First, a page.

Running out into the world and finding your very own place might seem like the dream, but are you sure you’re ready for the reality of living alone?
At around 16, we all dream of the day when we can finally leave our parents and get out there on our own. Then, college happens, roommates invade and we usually find that—due to different circumstances—we keep roommates for some time.
Fast forward a couple years: you’ve just graduated, got yourself a big girl job and now you want to find yourself a big girl house or apartment, but are you really ready to ditch your loving roommate and venture out on your own?
While you might think the fantasy of having your own pad and living by only your rules may be the best thing for you, take a look at these signs that you just might not be ready to live alone yet.
The very first sign that you’re not ready to give up living with someone else is if you need them all the time. It’s one thing to need someone to help you move your dresser when you’ve decided to rearrange your room; it’s another when you’re dependent on them to help you do your laundry, dishes or anything else that you should know how to do yourself.
I find this just depends on maturity and whatever movies you’ve been watching lately. However, if you’re someone who struggles to get a good night’s sleep when your roomie makes plans to sleep over at her boyfriend’s, maybe living alone isn’t the best idea for you. Some people just take longer to feel comfortable being alone in their homes at night.
Chances are, if you’re living with a roommate, you own a few pieces of furniture and they own some and you just share them while living together. But, if you only have your bed, dresser and desk while the rest belongs to your roommate, maybe you should reconsider getting your own place right now.
If you haven’t thought to get some of your own furniture by now, you’re just not prepared mentally for living alone. Plus, it will be a huge cost if you decide to move out. After all, furniture is not cheap!
This can be cute and fun when you first have a roommate. Call it roomie date night or roommate bonding—whatever you prefer. The point is that if you’re still doing this, life beyond your roommate is almost non-existent. You’re still living with the mentality you had when you first moved in with them.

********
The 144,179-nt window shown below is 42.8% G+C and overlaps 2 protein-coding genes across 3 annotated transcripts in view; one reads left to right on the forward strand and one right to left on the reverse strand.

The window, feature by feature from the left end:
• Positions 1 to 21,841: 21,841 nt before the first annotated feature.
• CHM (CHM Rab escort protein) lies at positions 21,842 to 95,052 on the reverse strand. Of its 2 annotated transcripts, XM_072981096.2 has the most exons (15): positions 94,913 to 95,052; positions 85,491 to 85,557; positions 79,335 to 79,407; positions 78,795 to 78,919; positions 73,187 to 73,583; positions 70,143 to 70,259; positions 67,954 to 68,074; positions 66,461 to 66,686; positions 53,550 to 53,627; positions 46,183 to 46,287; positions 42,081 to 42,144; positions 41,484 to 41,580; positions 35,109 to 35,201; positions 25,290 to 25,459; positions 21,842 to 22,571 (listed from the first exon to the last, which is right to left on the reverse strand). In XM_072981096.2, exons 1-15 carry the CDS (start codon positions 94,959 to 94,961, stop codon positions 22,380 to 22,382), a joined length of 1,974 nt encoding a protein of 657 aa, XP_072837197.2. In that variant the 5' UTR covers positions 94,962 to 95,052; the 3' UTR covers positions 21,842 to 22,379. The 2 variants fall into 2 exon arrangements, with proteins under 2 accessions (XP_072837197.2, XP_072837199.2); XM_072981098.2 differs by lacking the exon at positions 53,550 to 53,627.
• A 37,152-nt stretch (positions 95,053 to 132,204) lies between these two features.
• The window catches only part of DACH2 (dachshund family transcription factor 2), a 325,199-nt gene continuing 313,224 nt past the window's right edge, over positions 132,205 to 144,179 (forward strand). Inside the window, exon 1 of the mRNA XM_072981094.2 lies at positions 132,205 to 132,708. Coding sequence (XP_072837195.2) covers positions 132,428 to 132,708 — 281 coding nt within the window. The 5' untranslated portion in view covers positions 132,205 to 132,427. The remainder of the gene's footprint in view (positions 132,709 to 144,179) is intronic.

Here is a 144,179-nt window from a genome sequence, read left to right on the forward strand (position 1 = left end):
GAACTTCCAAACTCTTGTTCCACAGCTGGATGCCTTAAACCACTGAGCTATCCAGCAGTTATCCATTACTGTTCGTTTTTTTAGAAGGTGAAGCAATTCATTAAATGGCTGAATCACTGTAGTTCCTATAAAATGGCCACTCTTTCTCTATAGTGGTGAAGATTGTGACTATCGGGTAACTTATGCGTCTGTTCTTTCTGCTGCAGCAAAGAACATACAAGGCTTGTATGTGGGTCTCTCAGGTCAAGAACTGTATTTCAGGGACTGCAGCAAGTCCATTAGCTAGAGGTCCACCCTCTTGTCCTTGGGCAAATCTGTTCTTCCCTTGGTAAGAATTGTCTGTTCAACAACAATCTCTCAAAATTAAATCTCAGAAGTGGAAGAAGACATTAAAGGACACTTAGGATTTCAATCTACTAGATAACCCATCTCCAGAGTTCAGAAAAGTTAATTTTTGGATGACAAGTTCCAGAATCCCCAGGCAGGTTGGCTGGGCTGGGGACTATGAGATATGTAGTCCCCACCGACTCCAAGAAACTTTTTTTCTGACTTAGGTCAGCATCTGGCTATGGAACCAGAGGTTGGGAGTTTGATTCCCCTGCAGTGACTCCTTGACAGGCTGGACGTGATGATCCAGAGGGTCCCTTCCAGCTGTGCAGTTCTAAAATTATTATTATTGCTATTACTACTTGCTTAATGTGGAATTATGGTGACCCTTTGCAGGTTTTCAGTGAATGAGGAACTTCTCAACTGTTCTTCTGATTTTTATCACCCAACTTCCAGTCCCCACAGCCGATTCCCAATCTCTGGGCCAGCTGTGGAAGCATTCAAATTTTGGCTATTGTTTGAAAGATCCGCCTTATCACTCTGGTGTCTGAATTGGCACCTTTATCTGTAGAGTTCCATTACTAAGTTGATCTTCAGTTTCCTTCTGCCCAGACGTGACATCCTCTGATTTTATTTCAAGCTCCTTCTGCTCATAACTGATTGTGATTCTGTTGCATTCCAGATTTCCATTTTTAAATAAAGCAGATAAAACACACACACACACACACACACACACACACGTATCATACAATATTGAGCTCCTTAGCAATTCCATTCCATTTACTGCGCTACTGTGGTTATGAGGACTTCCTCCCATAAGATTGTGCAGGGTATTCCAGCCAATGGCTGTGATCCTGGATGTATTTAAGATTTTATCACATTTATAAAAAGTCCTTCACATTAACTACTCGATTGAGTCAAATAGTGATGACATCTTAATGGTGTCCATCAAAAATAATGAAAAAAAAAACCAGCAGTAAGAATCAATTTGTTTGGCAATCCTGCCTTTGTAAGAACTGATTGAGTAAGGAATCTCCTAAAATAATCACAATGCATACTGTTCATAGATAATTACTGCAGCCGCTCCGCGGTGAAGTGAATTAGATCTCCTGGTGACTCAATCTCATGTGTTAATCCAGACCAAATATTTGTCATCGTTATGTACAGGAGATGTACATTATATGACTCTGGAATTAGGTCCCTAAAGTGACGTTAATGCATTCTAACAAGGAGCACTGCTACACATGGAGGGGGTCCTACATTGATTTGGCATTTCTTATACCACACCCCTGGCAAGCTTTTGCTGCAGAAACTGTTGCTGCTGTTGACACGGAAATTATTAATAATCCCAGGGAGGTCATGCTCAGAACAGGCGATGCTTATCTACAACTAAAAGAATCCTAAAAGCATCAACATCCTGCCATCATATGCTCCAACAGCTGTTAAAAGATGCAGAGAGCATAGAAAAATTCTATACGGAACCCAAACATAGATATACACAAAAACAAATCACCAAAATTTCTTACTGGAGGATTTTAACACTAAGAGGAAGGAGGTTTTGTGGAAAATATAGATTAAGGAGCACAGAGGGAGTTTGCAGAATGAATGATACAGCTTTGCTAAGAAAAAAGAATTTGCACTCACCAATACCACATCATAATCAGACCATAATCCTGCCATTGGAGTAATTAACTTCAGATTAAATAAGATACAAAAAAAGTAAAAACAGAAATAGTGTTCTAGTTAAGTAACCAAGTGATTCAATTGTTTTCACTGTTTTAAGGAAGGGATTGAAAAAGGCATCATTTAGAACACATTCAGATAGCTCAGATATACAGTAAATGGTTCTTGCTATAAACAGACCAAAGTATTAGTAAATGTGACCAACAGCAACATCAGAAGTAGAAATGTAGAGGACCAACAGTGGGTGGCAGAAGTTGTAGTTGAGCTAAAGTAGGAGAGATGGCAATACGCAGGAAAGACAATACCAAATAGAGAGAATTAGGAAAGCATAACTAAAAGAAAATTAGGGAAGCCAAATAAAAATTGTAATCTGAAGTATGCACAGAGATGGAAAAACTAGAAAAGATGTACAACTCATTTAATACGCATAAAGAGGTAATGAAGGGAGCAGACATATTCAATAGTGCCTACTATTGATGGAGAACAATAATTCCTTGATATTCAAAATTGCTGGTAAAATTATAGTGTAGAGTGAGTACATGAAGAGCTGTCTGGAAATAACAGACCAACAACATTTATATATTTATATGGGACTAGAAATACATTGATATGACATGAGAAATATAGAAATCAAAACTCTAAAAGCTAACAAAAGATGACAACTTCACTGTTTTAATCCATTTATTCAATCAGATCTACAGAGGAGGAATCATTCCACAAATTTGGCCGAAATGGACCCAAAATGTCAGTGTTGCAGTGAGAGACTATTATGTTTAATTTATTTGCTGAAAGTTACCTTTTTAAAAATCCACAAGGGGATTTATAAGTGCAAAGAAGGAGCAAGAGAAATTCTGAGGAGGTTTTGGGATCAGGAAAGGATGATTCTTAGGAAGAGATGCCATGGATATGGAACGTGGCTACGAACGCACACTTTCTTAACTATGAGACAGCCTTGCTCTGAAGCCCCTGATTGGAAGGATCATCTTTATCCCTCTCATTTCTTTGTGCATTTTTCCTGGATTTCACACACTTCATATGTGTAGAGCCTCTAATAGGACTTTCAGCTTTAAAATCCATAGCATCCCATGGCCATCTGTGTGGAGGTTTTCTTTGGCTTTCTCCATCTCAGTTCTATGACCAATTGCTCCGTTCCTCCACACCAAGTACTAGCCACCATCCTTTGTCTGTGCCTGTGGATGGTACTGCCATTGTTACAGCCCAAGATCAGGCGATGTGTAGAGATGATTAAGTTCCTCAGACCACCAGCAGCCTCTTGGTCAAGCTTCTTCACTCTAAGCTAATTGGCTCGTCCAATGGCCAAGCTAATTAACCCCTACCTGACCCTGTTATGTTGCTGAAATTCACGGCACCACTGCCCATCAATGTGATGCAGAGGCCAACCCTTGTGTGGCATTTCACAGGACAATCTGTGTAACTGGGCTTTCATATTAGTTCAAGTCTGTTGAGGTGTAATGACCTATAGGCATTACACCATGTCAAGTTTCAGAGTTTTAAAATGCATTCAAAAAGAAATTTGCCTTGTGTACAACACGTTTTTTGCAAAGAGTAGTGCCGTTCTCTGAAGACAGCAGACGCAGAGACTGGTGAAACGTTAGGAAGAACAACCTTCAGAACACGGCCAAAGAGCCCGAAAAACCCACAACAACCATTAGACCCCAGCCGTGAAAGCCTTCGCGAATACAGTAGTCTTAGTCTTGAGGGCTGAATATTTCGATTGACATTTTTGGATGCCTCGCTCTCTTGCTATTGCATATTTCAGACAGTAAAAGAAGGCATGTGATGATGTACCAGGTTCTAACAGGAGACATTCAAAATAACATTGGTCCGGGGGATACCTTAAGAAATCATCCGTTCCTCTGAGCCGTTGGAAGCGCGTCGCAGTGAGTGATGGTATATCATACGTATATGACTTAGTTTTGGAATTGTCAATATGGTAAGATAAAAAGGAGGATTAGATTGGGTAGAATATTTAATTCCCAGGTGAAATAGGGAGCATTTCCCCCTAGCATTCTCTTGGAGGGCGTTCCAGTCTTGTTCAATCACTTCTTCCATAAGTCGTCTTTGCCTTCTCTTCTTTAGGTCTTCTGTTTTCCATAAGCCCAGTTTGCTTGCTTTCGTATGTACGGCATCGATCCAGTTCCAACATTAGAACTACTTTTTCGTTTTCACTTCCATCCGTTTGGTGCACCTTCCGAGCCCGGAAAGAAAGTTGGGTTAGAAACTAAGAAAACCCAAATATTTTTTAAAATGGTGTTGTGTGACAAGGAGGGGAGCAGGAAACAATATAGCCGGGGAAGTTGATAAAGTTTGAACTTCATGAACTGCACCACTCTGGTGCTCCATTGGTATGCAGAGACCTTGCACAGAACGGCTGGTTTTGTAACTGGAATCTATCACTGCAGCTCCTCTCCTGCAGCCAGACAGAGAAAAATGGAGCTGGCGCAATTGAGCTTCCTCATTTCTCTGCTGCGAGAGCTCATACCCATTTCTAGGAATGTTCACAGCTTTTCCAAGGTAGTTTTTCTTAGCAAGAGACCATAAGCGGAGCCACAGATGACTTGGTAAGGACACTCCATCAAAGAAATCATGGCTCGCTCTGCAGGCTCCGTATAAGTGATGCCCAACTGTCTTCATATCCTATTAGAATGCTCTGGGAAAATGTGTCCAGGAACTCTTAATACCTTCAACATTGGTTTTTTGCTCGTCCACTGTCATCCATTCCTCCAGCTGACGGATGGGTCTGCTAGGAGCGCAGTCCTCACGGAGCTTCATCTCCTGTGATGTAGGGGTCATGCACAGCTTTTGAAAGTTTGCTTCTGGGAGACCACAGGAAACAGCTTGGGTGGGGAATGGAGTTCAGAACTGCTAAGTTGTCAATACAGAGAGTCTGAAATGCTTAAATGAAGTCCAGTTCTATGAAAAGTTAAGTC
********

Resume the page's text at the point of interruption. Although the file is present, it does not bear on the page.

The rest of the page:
If you’re changing your workout routine, hair appointments and other aspects of your schedule to mesh with your roommate’s, you’re not ready to live alone yet. This is a sign that you’re more stable with a roommate than without. Moving out on your own can corrupt those walls you’ve built. Find some independence first, then you’ll be ready to head out on your own.
For obvious reasons, if you can’t financially support yourself while living on your own, you’re not ready yet. Having a roommate gives you someone to split rent and utilities with, making it a lot cheaper. So, if you’re having trouble with your finances while you have a roommate, you won’t be able to afford your own pad.
Run out of toothpaste? Grab your roomie’s. Run out of shaving cream? Just snag some of your roommate’s stuff. If this is your mentality day-to-day, you’re not actually ready to live alone. What happens when you’re on your own and you realize you don’t have deodorant? You are not prepared to live alone when you’re constantly borrowing your roommate’s belongings.
This is pretty self-explanatory, but I’ll elaborate. If you only eat out or eat the food that your roommate cooks up, you’re just not ready to live alone. You can’t survive on McDonald’s and cereal. Learn how to cook before heading out on your solo journey.
Does your roommate follow you around with a broom and a mop and constantly need to clean up after the messes you make because you don’t clean anything yourself? Yeah, you shouldn’t live alone. Until you learn the responsibility of cleaning up your own messes, you’re not ready to be cleaning an entire house or apartment.
If you need daily emotional support from a roommate, you may not be ready to live alone. Some people just lack the emotional stability and maturity to be able to come home and sit down for the day without venting about their daily whereabouts to a roommate. Until you can cope with all your daily struggles on your own, you’re not ready to live alone.
Some people go their whole lives without living alone—and for good reason. If they’re not ready, they’re just not ready. If you fall into the majority of these categories, stick out another lease with a roommate before making that big leap into solo living.
Just a small town gal fighting my way through this seemingly endless war called life. Writer. Reader. Guitar Player. Craft Enthusiast. Workout Junky. Wannabe Chef. My passion for helping others through words transcends any other aspect in my life.
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